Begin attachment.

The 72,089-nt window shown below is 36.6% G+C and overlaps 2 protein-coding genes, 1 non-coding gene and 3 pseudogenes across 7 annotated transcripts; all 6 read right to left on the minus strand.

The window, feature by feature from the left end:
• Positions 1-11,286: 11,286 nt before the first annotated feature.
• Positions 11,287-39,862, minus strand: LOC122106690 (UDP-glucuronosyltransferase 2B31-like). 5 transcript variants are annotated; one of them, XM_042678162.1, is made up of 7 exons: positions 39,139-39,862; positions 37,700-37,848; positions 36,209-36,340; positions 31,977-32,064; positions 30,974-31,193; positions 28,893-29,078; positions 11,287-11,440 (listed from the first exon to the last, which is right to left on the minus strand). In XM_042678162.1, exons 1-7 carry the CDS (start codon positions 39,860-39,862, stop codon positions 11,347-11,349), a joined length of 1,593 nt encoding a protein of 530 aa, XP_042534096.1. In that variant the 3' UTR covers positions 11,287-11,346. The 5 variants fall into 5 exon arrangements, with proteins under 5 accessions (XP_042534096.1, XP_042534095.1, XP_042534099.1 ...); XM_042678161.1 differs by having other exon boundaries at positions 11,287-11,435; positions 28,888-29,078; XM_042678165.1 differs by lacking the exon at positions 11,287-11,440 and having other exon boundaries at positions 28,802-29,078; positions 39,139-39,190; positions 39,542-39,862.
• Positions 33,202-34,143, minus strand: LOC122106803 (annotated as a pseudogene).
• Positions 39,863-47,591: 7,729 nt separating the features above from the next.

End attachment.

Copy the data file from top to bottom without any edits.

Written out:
The 72,089-nt window shown below is 36.6% G+C and overlaps 2 protein-coding genes, 1 non-coding gene and 3 pseudogenes across 7 annotated transcripts; all 6 read right to left on the minus strand.

The window, feature by feature from the left end:
• Positions 1-11,286: 11,286 nt before the first annotated feature.
• Positions 11,287-39,862, minus strand: LOC122106690 (UDP-glucuronosyltransferase 2B31-like). 5 transcript variants are annotated; one of them, XM_042678162.1, is made up of 7 exons: positions 39,139-39,862; positions 37,700-37,848; positions 36,209-36,340; positions 31,977-32,064; positions 30,974-31,193; positions 28,893-29,078; positions 11,287-11,440 (listed from the first exon to the last, which is right to left on the minus strand). In XM_042678162.1, exons 1-7 carry the CDS (start codon positions 39,860-39,862, stop codon positions 11,347-11,349), a joined length of 1,593 nt encoding a protein of 530 aa, XP_042534096.1. In that variant the 3' UTR covers positions 11,287-11,346. The 5 variants fall into 5 exon arrangements, with proteins under 5 accessions (XP_042534096.1, XP_042534095.1, XP_042534099.1 ...); XM_042678161.1 differs by having other exon boundaries at positions 11,287-11,435; positions 28,888-29,078; XM_042678165.1 differs by lacking the exon at positions 11,287-11,440 and having other exon boundaries at positions 28,802-29,078; positions 39,139-39,190; positions 39,542-39,862.
• Positions 33,202-34,143, minus strand: LOC122106803 (annotated as a pseudogene).
• Positions 39,863-47,591: 7,729 nt separating the features above from the next.